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I am not a server admin at all, so forgive me.

I uploaded my website to a new windows server and am using mail(), but it's returning false. This indicates to me that the server is not properly set up to send emails. My php.ini has

SMTP = localhost
; http://php.net/smtp-port
smtp_port = 25

which I believe is the default.

I don't even know where to go from here. How can I check if SMTP is installed and working on port 25 of localhost? If it is, how can I get it to work with php mail()? Do I need to change something in apache?

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  • There is another alternative which will require to change your code a bit though (but in my opinion it is worth it) -- do not use mail() but use dedicated classes to send emails, like PHPMailer(http://phpmailer.sourceforge.net/) or [SwiftMailer. Using them you can switch between using mail() or sending via SMTP directly very easy. If second (sending via SMTP) then you do not need to have local SMTP daemon. These classes (especially SwiftMailer) have much more to offer (attachments, encodings, extra security checks) -- more convenient comparing to mail(). – LazyOne Jun 18 '11 at 17:50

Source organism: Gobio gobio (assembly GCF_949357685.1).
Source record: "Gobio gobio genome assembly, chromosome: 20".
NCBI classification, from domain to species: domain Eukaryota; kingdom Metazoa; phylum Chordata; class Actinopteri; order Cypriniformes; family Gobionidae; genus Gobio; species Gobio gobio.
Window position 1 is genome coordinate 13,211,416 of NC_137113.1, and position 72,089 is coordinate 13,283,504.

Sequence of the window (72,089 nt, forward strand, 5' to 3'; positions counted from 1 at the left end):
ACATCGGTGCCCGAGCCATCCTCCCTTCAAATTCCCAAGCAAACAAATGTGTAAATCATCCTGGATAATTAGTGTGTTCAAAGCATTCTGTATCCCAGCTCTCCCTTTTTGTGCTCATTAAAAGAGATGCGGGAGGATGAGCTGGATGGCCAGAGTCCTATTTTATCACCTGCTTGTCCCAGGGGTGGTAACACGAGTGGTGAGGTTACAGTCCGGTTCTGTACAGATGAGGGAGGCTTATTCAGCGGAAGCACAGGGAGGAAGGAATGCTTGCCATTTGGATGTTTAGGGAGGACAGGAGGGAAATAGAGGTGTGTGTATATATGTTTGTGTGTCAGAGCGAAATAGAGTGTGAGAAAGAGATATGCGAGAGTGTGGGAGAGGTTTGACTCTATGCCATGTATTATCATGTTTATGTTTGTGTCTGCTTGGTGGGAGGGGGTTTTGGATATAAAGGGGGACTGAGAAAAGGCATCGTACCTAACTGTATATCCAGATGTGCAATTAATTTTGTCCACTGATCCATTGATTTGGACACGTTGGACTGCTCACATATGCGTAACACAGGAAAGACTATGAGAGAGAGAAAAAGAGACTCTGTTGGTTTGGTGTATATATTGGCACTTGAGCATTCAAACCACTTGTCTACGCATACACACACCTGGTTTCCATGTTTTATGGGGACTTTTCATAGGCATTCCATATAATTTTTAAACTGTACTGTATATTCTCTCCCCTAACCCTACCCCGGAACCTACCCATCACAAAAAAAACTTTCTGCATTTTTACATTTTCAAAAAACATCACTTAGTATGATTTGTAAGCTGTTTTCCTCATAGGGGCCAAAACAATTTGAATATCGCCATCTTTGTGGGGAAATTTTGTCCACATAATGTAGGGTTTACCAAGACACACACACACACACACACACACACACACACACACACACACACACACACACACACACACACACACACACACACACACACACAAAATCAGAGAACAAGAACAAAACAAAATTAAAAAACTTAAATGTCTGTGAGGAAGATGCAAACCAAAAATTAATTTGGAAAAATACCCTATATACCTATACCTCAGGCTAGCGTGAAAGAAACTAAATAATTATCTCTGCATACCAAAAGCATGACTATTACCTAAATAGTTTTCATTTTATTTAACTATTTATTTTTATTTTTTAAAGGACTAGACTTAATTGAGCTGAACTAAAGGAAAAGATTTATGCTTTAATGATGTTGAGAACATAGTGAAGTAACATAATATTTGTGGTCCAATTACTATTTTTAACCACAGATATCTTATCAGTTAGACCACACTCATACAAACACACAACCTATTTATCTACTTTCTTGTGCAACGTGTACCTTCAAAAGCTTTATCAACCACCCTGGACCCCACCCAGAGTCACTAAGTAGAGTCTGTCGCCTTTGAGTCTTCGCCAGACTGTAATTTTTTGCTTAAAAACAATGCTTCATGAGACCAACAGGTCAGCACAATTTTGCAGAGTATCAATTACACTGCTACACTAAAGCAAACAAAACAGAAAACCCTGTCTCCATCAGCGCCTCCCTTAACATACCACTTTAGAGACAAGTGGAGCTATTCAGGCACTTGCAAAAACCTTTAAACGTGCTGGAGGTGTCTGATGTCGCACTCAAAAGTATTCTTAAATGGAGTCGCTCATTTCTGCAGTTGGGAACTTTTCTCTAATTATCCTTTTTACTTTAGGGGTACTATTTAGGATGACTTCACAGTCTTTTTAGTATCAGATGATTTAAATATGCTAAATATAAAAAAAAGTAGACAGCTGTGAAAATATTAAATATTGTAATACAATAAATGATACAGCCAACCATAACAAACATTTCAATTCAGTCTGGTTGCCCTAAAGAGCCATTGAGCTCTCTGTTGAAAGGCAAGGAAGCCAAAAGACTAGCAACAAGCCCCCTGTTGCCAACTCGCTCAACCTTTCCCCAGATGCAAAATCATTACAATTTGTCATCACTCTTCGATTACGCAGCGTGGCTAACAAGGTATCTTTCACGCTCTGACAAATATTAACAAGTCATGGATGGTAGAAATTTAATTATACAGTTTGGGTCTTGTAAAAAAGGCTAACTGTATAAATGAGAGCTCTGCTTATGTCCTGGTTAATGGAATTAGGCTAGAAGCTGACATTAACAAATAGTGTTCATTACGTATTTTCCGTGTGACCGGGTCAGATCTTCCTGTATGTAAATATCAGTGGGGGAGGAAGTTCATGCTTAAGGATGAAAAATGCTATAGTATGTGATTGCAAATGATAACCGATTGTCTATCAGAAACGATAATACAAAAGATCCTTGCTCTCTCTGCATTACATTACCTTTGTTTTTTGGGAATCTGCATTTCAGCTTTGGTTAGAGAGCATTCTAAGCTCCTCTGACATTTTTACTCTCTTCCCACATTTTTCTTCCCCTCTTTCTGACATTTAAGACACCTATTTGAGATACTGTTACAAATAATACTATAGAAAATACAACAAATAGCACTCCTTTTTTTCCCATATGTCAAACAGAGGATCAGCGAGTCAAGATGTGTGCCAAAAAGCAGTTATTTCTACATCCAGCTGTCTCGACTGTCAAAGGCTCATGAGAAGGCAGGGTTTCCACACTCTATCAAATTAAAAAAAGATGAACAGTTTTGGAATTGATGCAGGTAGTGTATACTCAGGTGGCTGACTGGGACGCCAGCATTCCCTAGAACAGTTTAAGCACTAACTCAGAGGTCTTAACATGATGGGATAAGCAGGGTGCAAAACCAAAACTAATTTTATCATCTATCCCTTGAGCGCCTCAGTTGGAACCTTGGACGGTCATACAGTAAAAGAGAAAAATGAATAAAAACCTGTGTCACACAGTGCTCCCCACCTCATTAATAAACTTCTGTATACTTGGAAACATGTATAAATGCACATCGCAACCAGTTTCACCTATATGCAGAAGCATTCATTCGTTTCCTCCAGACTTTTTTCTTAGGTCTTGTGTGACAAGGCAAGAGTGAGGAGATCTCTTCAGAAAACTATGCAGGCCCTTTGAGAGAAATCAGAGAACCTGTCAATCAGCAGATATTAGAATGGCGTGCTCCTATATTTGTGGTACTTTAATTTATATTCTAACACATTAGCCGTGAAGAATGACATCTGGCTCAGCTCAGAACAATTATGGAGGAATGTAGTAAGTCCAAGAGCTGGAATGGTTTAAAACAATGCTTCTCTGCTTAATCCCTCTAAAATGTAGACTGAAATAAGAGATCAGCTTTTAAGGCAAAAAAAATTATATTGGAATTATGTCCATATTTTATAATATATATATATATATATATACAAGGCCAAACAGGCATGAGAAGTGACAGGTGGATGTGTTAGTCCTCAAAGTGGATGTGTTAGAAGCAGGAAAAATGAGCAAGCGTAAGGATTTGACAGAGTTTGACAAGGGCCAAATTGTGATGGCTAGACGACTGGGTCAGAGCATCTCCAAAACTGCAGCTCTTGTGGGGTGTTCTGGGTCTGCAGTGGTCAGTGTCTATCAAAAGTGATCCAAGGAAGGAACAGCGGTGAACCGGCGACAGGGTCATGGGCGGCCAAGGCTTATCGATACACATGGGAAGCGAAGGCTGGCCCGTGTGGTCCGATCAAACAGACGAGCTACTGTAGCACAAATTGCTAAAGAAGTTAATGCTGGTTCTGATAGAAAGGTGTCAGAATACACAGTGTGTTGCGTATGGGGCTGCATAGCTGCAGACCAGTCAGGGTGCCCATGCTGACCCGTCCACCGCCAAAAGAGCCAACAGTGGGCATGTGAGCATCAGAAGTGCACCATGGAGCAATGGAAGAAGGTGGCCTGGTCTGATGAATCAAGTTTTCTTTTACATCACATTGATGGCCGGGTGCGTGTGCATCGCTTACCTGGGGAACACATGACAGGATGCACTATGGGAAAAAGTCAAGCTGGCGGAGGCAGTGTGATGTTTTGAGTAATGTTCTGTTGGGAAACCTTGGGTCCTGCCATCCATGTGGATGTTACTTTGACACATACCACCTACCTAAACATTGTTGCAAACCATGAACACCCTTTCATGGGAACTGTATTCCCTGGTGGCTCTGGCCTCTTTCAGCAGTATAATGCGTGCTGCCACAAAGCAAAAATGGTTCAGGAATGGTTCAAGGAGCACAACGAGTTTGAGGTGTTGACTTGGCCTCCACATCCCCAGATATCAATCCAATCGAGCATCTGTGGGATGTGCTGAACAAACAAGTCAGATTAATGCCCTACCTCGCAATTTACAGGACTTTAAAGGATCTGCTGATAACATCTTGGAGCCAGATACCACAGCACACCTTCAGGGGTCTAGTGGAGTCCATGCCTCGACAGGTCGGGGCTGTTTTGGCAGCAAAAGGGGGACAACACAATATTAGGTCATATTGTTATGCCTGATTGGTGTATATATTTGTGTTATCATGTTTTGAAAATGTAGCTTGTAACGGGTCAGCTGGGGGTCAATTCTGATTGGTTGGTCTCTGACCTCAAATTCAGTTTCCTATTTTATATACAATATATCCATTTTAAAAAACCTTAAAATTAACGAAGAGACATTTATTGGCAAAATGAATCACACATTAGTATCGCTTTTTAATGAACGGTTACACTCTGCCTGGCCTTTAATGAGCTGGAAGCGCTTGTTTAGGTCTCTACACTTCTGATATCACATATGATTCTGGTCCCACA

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Windows doesn't (generally) run an SMTP daemon, so you'll need to set this SMTP value to the IP of a server that:

  1. Your server can connect directly to.
  2. Is running an SMTP daemon.
  3. Allows you to relay mail through it.
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  • Is there any way I can set up the server to run an SMTP daemon that I can use? – Explosion Pills Jun 18 '11 at 16:11
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    Sure (just google "windows mail servers") but I wouldn't recommend it. You don't want to add "administering an email server" to your list of duties if you don't have to. You've probably already got access to an existing mail server that you can use (your corporate LAN's local mail host, your ISP's mail relay, etc.) -- you'll just need to find its IP. – Alex Howansky Jun 18 '11 at 16:20
  • That supplementary question was already answered on ServerFault in October 2009. – JdeBP Jun 18 '11 at 17:22

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